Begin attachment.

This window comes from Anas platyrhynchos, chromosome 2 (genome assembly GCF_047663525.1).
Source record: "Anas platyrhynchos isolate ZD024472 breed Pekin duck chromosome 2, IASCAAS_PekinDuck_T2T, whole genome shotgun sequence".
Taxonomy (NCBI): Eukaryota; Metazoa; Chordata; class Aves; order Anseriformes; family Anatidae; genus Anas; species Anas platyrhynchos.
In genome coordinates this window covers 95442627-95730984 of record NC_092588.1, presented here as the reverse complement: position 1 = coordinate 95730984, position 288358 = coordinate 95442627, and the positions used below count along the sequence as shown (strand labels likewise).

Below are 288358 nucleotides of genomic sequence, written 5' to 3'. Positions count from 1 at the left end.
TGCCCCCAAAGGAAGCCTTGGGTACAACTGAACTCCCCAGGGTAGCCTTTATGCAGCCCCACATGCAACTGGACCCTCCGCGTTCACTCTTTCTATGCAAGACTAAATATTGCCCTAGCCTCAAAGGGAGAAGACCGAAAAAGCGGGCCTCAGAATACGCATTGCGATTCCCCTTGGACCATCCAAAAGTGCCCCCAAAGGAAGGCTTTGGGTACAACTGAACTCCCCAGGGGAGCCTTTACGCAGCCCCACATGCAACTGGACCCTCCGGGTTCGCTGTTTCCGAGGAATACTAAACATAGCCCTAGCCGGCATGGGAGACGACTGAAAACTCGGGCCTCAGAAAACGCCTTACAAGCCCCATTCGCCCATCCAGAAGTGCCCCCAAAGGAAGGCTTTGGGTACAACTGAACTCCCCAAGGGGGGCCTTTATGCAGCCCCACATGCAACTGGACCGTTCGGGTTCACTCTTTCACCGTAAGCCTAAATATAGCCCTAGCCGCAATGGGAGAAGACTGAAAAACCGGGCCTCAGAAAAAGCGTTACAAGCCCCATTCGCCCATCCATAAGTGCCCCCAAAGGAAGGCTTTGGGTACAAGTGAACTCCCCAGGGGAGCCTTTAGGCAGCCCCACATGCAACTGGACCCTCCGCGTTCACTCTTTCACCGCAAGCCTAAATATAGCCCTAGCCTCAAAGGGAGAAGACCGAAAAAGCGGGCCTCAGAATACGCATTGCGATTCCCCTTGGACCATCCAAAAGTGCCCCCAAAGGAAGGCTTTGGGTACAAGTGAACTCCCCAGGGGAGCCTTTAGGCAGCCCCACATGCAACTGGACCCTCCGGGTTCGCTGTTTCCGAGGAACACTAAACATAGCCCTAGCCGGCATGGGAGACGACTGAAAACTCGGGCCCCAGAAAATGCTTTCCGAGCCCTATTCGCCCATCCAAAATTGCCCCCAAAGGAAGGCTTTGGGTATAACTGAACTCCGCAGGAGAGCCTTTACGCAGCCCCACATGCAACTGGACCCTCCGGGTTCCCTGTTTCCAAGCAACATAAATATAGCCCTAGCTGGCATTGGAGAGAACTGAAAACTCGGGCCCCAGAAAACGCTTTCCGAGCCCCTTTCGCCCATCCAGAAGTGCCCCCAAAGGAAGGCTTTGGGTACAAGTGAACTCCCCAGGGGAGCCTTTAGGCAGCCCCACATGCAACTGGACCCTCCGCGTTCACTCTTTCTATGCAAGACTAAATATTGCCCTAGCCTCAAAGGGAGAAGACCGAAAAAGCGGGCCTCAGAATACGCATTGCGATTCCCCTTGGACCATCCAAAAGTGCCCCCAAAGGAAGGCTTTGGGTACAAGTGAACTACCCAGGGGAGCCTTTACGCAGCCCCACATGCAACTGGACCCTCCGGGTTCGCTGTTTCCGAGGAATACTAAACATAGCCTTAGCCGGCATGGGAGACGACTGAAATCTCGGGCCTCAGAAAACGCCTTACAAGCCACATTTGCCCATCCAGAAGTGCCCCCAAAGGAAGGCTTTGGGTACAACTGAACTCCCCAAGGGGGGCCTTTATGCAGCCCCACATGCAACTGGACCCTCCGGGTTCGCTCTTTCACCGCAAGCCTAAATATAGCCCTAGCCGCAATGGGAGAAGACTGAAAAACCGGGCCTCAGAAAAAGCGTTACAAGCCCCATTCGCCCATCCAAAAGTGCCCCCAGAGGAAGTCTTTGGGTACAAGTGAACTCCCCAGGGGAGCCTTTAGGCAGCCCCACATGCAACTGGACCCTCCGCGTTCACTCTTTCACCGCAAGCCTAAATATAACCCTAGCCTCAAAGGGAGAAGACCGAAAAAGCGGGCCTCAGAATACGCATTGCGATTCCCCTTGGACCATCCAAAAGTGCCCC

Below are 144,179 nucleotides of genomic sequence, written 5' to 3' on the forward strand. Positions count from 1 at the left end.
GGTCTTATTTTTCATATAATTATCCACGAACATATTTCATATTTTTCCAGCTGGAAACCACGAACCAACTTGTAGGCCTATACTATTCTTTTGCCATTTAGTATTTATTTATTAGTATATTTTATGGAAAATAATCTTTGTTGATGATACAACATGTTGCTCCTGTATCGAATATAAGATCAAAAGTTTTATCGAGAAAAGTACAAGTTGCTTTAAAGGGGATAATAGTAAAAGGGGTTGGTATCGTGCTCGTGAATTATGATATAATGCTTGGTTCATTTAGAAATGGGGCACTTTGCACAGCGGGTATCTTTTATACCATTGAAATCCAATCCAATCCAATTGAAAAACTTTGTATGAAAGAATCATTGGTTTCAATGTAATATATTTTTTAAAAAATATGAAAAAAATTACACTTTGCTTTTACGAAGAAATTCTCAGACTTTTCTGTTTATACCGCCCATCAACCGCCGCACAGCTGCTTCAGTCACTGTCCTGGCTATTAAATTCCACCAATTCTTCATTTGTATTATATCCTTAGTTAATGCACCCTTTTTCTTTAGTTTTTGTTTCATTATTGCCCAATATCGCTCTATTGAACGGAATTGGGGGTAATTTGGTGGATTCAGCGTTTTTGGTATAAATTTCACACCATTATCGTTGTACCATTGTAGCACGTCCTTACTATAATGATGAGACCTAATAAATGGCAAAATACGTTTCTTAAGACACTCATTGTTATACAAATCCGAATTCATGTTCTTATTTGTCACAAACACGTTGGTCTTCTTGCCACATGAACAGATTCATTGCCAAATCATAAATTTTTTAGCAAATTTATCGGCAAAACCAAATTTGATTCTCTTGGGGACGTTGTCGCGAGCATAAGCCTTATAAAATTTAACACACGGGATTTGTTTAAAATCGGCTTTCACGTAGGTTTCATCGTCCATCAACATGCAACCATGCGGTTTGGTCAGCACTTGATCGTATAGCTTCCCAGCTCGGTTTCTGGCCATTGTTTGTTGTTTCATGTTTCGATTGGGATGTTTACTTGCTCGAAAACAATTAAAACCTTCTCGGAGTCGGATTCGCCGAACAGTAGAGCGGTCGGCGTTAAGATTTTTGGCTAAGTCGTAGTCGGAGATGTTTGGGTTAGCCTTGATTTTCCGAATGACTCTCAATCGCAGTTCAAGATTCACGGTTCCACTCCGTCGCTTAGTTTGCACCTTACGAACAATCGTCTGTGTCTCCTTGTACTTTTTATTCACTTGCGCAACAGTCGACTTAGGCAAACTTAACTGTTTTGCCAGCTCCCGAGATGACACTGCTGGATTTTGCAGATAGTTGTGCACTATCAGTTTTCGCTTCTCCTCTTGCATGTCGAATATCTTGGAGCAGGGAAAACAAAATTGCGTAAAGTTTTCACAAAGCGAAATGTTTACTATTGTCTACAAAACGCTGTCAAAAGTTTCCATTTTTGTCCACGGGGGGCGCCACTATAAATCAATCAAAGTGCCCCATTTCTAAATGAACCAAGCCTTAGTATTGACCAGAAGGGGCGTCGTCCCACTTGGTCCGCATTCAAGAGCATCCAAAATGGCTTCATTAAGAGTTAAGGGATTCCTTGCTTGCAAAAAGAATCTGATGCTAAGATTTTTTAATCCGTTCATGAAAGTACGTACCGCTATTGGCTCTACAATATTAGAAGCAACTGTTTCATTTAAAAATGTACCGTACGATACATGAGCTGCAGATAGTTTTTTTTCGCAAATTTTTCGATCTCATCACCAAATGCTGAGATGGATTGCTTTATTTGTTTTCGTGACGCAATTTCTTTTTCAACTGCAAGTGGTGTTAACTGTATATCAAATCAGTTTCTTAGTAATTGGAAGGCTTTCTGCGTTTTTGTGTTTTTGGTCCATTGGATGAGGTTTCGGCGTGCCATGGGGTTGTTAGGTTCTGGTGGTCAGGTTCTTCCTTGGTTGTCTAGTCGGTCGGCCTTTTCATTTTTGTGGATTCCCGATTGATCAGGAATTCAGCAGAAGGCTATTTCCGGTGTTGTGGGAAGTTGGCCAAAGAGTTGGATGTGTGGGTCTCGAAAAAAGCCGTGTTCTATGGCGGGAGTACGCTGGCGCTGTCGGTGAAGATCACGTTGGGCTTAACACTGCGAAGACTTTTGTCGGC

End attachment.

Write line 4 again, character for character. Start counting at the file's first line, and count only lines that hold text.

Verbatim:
In genome coordinates this window covers 95442627-95730984 of record NC_092588.1, presented here as the reverse complement: position 1 = coordinate 95730984, position 288358 = coordinate 95442627, and the positions used below count along the sequence as shown (strand labels likewise).